Student loan system suggested by IMF
The International Monetary Fund has suggested the Government take the radical step of introducing a loan scheme for third-level students within two years.
In its latest report from late last month on the Government’s performance in the bailout programme, the IMF argues the Government should spell out the “deeper reforms” it intends to take during 2014 and 2015 to achieve further exchequer savings.
In a surprising development, the IMF report suggests that the measures could include “an affordable loan scheme for tertiary education to enable rising demand to be met at reasonable cost”.
The other two measures specified in the paper (prepared in advance of December’s budget) are further reforms on tax reliefs on private pension contributions and greater use of generic drugs.
The rationale for setting out those measures, according to the report, is “to maximise the credibility of fiscal consolidation, and to reduce household and business uncertainties”.
The inclusion of a student grant has taken the Government by surprise. A spokeswoman for Minister for Education Ruairí Quinn said that student loans had not been discussed directly with the IMF.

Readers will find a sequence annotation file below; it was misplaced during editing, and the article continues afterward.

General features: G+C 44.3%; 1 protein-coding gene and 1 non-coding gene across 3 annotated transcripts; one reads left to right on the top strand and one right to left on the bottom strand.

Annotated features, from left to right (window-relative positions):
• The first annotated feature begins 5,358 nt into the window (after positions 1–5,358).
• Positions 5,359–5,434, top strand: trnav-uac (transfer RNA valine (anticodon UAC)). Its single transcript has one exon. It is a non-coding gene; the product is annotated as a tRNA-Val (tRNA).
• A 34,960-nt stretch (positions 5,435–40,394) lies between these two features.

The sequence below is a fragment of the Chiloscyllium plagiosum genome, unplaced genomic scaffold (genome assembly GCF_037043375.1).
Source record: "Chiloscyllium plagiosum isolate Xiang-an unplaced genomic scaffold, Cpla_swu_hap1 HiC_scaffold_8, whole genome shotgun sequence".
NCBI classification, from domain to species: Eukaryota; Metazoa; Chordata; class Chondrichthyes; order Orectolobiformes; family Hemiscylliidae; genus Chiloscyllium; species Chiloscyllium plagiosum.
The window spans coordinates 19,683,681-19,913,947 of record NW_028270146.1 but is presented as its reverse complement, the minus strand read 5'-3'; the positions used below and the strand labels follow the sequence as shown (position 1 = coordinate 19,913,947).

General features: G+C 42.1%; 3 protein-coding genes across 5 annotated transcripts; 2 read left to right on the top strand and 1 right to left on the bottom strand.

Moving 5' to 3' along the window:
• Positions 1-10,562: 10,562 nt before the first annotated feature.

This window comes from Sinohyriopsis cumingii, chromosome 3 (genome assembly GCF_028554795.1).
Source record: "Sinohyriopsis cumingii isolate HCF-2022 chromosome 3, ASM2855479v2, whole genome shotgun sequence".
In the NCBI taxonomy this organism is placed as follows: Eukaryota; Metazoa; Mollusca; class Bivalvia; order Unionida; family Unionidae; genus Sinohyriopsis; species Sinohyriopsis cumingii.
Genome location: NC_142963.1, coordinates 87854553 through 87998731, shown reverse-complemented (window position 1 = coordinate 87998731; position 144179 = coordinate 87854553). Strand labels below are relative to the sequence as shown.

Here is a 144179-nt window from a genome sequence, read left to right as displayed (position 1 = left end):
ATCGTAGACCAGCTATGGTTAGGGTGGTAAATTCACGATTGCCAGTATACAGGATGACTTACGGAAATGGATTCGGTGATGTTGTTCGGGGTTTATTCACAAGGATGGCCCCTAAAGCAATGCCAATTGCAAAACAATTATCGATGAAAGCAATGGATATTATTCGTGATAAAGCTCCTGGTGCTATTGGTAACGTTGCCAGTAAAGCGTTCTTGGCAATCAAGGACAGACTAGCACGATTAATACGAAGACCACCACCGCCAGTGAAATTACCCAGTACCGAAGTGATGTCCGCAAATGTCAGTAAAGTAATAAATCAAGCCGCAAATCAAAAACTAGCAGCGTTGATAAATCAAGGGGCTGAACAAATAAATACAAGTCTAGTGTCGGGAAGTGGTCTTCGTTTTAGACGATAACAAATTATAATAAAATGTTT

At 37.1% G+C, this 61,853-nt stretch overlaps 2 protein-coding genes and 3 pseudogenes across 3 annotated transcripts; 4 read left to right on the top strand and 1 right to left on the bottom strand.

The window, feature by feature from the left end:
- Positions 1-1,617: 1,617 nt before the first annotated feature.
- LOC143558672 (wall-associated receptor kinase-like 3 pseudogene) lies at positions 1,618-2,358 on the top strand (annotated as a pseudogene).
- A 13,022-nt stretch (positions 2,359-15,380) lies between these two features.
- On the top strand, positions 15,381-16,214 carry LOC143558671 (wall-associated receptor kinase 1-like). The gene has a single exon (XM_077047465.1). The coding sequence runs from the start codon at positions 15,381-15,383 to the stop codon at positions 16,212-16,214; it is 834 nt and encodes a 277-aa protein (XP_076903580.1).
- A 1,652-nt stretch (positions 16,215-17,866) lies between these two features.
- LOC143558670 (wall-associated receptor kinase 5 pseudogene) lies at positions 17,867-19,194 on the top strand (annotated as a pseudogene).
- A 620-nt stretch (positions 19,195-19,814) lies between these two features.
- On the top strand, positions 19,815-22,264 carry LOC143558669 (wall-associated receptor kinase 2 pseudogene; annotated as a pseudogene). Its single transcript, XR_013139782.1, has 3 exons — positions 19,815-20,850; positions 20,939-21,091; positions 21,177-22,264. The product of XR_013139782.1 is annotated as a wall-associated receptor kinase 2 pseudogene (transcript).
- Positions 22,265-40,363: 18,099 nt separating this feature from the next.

“This issue has not been raised directly with [the Government],” she said.
It is not the first time that a loan scheme for third-level students has been suggested. As far back as 2004, the Organisation for Economic Co-operation and Development suggested a sustainable funding model for higher education that could include student loans.
Since last year, the Higher Education Authority has been undertaking a comprehensive study of third-level funding for the Minister and the results are expected in the middle of this year.
Indicating that the process was still at an early stage and nowhere near a decision, the spokeswoman said the report would inform the Government on the options in terms of third-level funding.
As part of that exercise last year, the Economic and Social Research Institute examined, among other things, the introduction of a student loan scheme. It noted that the abolition of third-level fees in Ireland had reduced the privately funded element from 30 per cent to 17 per cent by 2008 (although the figure has risen because of increased registration fees).
It also found the public expenditure for higher education funding in Ireland was well above many comparator countries and was “in stark contrast to countries such as New Zealand, Canada, Australia and the UK.
The study explored the application of income contingent loans programmes, to be repaid after students entered the workforce.
The spokeswoman said the ESRI study had found the student loan scheme was attractive but it had also found the country had to be on a sound fiscal footing.
“Clearly that is not the case [at present]. Ultimately, the key issue is to await the results of the HEA’s sustainability study,” she said.
The IMF report does not indicate whether the loan would cover fees or the maintenance and fees grant available to students from lower-income families.